The 15 Best Directorial Debuts Of 2017
Here are 15 film-makers who not only constructed a universe of their own in these little stories but also made some of the most sensational films of 2017
The 15 Best Directorial Debuts Of 2017
The kind of pressure a film-maker is under when their first film is showcased in front of people is unimaginable. Very few people get second chances and if the first film does not hit a home run, the future might seem like a blur to them. Here are 15 film-makers who not only constructed a universe of their own in these little stories but also made some of the most sensational films of 2017:
15. A Death in The Gunj | Director: Konkona Sen Sharma
Sometimes, it’s terrible to be a kid. It’s terrible when you are treated in a way that you certainly know isn’t right in the moral sense of being. Watching Konkona Sen Sharma’s A Death in the Gunj is like reading your personal diary from the days of childhood and discovering a beautiful butterfly stuck between the pages of rusted memories. The sad thing is, the butterfly was burnt with a magnifying glass just to become a bookmark in your life. A terrific, understated debut.
Read Complete Review Here.
14. Drib | Director: Kristoffer Borgli
The world of the internet is supposed to be a hub that enhances the potential of information and connectivity to a simpler and more cohesive phase. Instead, it has been crowded with memes & viral videos that simply blur the line between performance art and a redundant source of bizarre pleasure. In Kristoffer Borgli’s DRIB – a meta-mockumentary that centers around a weird yet hilarious ad-campaign, we see the lines blurring to an extent of viral value. Kristoffer Borgli sells his film as one big advertisement of a snake driving fire into the gas tank. Does it burn things up? No, not really. But it will sure make you wonder what made the snake get into that liquid filled source in the first place.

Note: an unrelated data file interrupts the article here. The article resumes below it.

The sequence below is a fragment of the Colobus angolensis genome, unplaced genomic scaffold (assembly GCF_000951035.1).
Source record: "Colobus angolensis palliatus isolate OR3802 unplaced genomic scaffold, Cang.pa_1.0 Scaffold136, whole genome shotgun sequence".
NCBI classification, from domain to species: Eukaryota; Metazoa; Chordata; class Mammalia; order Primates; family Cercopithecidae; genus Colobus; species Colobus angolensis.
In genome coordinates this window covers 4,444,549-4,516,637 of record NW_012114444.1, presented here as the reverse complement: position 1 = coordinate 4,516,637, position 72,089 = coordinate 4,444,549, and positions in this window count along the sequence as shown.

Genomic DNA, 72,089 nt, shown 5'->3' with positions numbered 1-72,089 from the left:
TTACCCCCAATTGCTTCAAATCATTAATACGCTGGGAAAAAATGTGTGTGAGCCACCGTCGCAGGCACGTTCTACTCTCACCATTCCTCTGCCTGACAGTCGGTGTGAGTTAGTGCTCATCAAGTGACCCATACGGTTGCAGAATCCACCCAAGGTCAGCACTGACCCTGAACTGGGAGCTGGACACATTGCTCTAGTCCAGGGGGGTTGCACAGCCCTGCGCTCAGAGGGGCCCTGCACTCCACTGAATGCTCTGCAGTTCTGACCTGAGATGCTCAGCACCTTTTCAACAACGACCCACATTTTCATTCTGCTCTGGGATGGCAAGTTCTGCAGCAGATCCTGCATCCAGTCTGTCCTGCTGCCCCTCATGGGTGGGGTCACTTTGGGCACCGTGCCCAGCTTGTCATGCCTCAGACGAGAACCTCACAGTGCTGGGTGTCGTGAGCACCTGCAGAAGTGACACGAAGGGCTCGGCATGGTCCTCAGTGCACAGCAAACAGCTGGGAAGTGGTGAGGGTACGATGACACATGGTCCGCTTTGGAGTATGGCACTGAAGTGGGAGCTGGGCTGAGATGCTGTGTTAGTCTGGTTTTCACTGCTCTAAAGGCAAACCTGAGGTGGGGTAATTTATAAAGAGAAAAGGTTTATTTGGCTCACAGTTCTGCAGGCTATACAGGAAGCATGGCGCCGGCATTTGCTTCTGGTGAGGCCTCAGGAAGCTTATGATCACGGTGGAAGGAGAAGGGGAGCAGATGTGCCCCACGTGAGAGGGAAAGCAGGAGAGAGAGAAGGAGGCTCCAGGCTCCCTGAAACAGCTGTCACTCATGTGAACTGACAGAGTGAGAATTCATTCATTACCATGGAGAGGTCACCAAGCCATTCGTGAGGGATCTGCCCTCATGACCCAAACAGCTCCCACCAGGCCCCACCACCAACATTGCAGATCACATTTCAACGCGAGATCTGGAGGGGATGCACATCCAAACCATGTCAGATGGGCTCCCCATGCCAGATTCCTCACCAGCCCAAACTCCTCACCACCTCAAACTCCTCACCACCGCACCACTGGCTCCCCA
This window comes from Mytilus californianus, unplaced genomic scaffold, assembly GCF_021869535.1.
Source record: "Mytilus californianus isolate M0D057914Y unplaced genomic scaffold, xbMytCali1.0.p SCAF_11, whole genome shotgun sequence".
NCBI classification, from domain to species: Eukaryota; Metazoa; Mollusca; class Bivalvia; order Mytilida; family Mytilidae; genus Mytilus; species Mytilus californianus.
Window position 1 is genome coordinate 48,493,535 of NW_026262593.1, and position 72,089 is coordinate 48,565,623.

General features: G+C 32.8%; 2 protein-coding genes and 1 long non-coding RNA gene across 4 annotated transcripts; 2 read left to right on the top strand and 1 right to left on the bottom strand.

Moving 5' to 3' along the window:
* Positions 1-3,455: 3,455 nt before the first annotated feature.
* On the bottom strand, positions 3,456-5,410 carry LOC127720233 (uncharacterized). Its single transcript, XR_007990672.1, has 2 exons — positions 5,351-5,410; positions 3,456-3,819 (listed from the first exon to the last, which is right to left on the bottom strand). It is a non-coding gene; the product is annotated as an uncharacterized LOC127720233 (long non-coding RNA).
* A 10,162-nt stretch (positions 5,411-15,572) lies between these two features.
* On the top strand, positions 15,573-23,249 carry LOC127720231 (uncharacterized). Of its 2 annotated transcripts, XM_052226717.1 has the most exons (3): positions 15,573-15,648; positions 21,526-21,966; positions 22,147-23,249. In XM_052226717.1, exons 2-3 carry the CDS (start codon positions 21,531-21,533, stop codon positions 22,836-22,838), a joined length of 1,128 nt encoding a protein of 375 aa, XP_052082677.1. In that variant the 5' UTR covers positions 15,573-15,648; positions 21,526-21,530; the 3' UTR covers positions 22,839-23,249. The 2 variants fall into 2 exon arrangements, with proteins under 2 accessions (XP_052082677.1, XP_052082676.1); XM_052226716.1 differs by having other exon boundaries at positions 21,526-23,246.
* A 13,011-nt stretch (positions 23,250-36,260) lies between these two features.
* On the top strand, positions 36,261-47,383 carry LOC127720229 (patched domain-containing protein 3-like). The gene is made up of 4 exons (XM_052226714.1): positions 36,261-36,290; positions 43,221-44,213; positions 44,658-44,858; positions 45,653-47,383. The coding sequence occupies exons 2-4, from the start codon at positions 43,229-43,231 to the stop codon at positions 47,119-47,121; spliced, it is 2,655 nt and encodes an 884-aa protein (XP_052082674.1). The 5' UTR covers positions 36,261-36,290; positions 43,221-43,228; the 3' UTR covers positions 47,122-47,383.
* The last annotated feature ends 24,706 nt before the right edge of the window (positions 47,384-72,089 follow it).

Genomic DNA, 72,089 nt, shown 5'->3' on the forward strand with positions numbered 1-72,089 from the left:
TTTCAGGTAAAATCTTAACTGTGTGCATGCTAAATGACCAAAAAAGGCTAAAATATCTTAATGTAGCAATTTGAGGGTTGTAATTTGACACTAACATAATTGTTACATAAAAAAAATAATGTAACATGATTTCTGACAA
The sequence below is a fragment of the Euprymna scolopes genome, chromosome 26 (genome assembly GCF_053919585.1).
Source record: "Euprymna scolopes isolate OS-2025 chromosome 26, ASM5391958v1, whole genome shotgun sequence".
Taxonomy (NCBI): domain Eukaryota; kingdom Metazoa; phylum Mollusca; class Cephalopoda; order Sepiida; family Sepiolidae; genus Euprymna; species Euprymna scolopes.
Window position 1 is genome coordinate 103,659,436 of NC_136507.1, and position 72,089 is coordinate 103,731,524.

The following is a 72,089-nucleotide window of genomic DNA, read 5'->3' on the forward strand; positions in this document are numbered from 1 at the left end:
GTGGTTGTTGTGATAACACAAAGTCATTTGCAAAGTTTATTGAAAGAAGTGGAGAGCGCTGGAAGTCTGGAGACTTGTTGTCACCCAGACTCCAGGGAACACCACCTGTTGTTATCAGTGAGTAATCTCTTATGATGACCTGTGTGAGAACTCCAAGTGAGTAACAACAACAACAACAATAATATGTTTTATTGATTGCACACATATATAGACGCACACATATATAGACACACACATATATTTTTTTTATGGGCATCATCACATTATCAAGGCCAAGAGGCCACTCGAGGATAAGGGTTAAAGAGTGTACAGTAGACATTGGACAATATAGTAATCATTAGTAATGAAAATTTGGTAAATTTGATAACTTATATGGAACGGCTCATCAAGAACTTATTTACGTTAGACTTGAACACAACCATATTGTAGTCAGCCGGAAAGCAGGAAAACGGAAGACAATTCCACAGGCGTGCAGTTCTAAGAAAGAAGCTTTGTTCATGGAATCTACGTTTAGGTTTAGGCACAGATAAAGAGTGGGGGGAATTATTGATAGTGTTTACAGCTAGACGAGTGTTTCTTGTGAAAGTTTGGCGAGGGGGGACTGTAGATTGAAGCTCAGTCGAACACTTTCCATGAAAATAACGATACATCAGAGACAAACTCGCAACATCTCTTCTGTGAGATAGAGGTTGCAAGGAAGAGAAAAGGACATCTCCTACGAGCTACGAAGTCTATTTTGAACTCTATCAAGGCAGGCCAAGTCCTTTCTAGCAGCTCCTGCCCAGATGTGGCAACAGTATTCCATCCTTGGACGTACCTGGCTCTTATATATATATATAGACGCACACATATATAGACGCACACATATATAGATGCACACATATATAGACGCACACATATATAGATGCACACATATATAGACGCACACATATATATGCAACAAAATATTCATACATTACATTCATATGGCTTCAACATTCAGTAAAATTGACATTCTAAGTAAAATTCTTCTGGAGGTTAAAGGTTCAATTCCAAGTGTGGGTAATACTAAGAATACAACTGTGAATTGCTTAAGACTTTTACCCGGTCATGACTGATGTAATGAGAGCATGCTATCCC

Read The Complete Review Here.
13. Manifesto | Director: Julian Rosefeldt
German visual artist Julian Rosefeldt lifts, copies and deconstructs the true essence of an experimental-art-house-film to develop something truly fascinating. Hinging on the meaning, presentation, representation, and making of what and how true art is to be construed, Rosefeldt’s film is a ticking time bomb that explodes multiple times and baffles your incomprehensible sensibility. Featuring the uber-talented chameleon – Cate Blanchett, who plays 13 different characters in this 95 mins showcase of enthralling visuals and sharply observed insights, Manifesto is one of its kind.
12. Summer 1993 | Director: Carla Simón
I think the toughest task for a film-maker is to get truly understated and moving performances out of a cast of young people. Carla Simón’s Summer 1993 is essentially a story of an orphaned six-year-old battling loneliness, confusion, isolation and instant change in her life. The feelings and emotions that are almost alien to her at this point and day in her age and the changes are too on the face for her. Simón shows her film through the eyes of two children and their daily play-routine in this beautiful, semi-autobiographical family drama. Achieving great emotional earnestness without succumbing to sentimentality.
11. Scary Mother | Director: Ana Urushadze
Ana Urushadze’s Scary Mother is undoubtedly one of the most unsettling, freakishly bleak, sordidly surreal and uncompromising film of the year. Showcasing midlife crises in an unexplainable hysteria, Urushadze’s film is about a middle-aged Georgian housewife who’s sudden decision to write a novel changes her entire life and existence with her family. Considered to be filthy by the general consensus, the novel and the film in question have supposedly meta connections to each other. It is incredible daring of Ana Urushadze to makes such a film as her first feature.